On our parts of the body and kinship terms worksheets, you may notice that all the Abnaki-Penobscot words begin with
N. Ne- or Nd- is an Abnaki-Penobscot prefix that means "my." Possessive prefixes can be used with almost any noun in Abnaki-Penobscot.
For most nouns, the possessive prefixes are n-, ke-, and we- before a noun that begins with a consonant, and
nd-, ked-, and wed- before a noun that begins with a vowel.
abazolagw (a boat)
ndabazolagw (my boat)
kedabazolagw (your boat)
wedabazolagw (his or her boat)
maksa (a blanket)
nemaksa (my blanket)
kemaksa (your blanket)
wemaksa (his or her blanket)
However, certain nouns (including most body parts and kinship terms, and some words for personal objects like clothing)
have inalienable possession in
Algonquian languages like
Abnaki-Penobscot. That means you must use a possessive prefix
with one of those words. You cannot say *okemes, "a grandmother," or *debkwan, "a hair." It isn't grammatically correct. There is an indefinite prefix, m- or
me-, which you can use if you're referring to be abstract or if the possessor is unknown to you (i.e. if a body part has been severed, or has hit you from behind.)
You could, for example, say "Zôwa mokemes olidaha," which means "often one's grandmother is kind." Or you could say "Mdebkwan abagasen,"
which means "a piece of somebody's hair is on the floor."
For these words, the possessive pronouns are slightly different. The pronouns are n-, ke-, we-, and m- before a root noun that begins with a consonant,
and n-, k-, w-, and m- before a root noun that begins with a vowel.
*okemes (root noun, not used alone)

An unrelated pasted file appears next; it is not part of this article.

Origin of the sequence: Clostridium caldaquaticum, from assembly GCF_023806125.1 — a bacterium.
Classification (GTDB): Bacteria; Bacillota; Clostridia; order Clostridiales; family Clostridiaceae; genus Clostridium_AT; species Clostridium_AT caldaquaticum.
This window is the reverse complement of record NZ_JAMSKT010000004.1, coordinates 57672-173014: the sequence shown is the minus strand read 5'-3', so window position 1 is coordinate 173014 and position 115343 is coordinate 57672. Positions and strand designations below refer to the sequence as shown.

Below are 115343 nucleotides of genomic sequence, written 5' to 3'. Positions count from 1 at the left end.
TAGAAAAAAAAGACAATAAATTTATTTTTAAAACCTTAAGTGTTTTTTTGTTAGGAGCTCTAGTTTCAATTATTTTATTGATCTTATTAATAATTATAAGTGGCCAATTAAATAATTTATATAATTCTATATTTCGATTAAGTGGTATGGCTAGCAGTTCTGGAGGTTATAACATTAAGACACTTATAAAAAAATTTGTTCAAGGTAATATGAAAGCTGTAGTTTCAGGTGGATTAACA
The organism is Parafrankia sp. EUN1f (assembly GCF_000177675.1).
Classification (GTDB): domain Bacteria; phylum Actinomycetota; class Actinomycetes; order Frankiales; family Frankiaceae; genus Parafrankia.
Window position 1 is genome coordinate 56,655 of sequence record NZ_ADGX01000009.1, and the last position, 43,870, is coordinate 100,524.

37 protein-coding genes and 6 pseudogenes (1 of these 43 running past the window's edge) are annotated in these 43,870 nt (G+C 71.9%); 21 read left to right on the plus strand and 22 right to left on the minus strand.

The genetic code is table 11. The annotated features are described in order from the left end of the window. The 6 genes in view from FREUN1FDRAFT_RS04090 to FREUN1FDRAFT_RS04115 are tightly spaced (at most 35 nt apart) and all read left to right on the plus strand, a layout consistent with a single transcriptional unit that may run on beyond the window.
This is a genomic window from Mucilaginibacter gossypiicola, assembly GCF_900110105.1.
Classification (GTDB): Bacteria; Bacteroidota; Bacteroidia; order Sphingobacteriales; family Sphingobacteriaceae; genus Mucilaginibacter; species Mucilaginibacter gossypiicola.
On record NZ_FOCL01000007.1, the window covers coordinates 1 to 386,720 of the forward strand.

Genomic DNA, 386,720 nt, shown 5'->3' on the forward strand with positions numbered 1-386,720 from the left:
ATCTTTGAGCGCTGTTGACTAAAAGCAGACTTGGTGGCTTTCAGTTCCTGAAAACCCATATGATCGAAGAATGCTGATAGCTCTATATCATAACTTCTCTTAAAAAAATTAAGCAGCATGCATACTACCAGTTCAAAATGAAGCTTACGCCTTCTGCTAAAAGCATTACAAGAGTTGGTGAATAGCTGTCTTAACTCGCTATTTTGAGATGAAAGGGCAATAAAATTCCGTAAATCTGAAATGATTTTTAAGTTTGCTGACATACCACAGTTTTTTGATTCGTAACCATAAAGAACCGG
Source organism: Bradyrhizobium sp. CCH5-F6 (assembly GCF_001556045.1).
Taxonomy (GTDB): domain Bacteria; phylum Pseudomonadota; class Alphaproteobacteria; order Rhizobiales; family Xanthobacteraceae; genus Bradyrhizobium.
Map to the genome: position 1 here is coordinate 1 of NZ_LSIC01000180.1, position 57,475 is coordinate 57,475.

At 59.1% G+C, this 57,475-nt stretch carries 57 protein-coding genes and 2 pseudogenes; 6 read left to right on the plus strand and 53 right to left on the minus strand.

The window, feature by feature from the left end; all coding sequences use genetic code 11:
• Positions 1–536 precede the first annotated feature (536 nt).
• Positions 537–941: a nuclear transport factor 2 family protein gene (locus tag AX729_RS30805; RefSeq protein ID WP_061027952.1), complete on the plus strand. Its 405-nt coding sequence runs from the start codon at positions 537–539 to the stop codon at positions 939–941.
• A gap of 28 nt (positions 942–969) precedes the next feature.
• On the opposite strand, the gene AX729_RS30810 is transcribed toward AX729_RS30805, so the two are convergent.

nokemes (my grandmother)
kokemes (your grandmother)
okemesa (his or her grandmother)
mokemes (someone's grandmother)
*debkwan (root noun, not used alone)
ndebkwan (my hair)
kedebkwan (your hair)
wedebkwan (his or her hair)
mdebkwan (someone's hair)
*namôn (root noun, not used alone)
nenamôn (my son)
kenamôn (your son)
wenamôna (his or her son)
menamôn (someone's son)
*elji (root noun, not used alone)
nelji (my hand)
kelji (your hand)
welji (his or her hand)
melji (someone's hand)
Three things to take note of:
1) When animate words use the third person form ("his or her"), there is not only a prefix (we-) but also a suffix (-a) at the end of the word.
This is not true for inanimate words.
2) Notice that "his or her grandmother" is okemesa in Abnaki-Penobscot, not wokemesa. That's because w is not pronounced before an o in Abnaki-Penobscot.
There are other exceptions to the prefix pattern on this page as well. Every language, including Abnaki-Penobscot, has irregular words. If you make a mistake, an Abenaki or Penobscot speaker will
probably still understand you, just like an English speaker understands a person who says "fighted" instead of "fought."